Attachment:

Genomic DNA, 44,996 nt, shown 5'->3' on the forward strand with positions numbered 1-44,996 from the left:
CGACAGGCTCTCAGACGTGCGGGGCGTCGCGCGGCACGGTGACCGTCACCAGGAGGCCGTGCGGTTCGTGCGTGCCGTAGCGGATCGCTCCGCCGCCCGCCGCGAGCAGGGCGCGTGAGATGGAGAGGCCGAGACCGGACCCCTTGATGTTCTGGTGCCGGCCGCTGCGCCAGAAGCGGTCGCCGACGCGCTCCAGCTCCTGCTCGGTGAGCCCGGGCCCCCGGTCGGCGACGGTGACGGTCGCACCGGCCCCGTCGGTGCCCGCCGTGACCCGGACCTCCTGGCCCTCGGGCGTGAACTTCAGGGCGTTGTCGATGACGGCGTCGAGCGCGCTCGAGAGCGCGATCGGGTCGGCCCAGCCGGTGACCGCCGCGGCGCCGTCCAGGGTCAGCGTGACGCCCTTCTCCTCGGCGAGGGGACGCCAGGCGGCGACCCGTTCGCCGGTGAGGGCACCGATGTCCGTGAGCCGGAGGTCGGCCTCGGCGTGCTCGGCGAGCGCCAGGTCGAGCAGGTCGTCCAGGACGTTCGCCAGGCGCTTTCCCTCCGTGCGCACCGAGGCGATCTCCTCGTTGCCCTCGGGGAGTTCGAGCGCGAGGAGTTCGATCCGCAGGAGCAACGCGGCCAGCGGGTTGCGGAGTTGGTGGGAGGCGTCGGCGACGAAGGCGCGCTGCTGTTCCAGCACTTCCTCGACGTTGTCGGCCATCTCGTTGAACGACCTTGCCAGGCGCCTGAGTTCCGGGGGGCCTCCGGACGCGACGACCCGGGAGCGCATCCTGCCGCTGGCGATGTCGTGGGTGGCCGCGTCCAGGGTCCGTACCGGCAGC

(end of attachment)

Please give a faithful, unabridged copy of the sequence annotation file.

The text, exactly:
Genomic DNA, 44,996 nt, shown 5'->3' on the forward strand with positions numbered 1-44,996 from the left:
CGACAGGCTCTCAGACGTGCGGGGCGTCGCGCGGCACGGTGACCGTCACCAGGAGGCCGTGCGGTTCGTGCGTGCCGTAGCGGATCGCTCCGCCGCCCGCCGCGAGCAGGGCGCGTGAGATGGAGAGGCCGAGACCGGACCCCTTGATGTTCTGGTGCCGGCCGCTGCGCCAGAAGCGGTCGCCGACGCGCTCCAGCTCCTGCTCGGTGAGCCCGGGCCCCCGGTCGGCGACGGTGACGGTCGCACCGGCCCCGTCGGTGCCCGCCGTGACCCGGACCTCCTGGCCCTCGGGCGTGAACTTCAGGGCGTTGTCGATGACGGCGTCGAGCGCGCTCGAGAGCGCGATCGGGTCGGCCCAGCCGGTGACCGCCGCGGCGCCGTCCAGGGTCAGCGTGACGCCCTTCTCCTCGGCGAGGGGACGCCAGGCGGCGACCCGTTCGCCGGTGAGGGCACCGATGTCCGTGAGCCGGAGGTCGGCCTCGGCGTGCTCGGCGAGCGCCAGGTCGAGCAGGTCGTCCAGGACGTTCGCCAGGCGCTTTCCCTCCGTGCGCACCGAGGCGATCTCCTCGTTGCCCTCGGGGAGTTCGAGCGCGAGGAGTTCGATCCGCAGGAGCAACGCGGCCAGCGGGTTGCGGAGTTGGTGGGAGGCGTCGGCGACGAAGGCGCGCTGCTGTTCCAGCACTTCCTCGACGTTGTCGGCCATCTCGTTGAACGACCTTGCCAGGCGCCTGAGTTCCGGGGGGCCTCCGGACGCGACGACCCGGGAGCGCATCCTGCCGCTGGCGATGTCGTGGGTGGCCGCGTCCAGGGTCCGTACCGGCAGC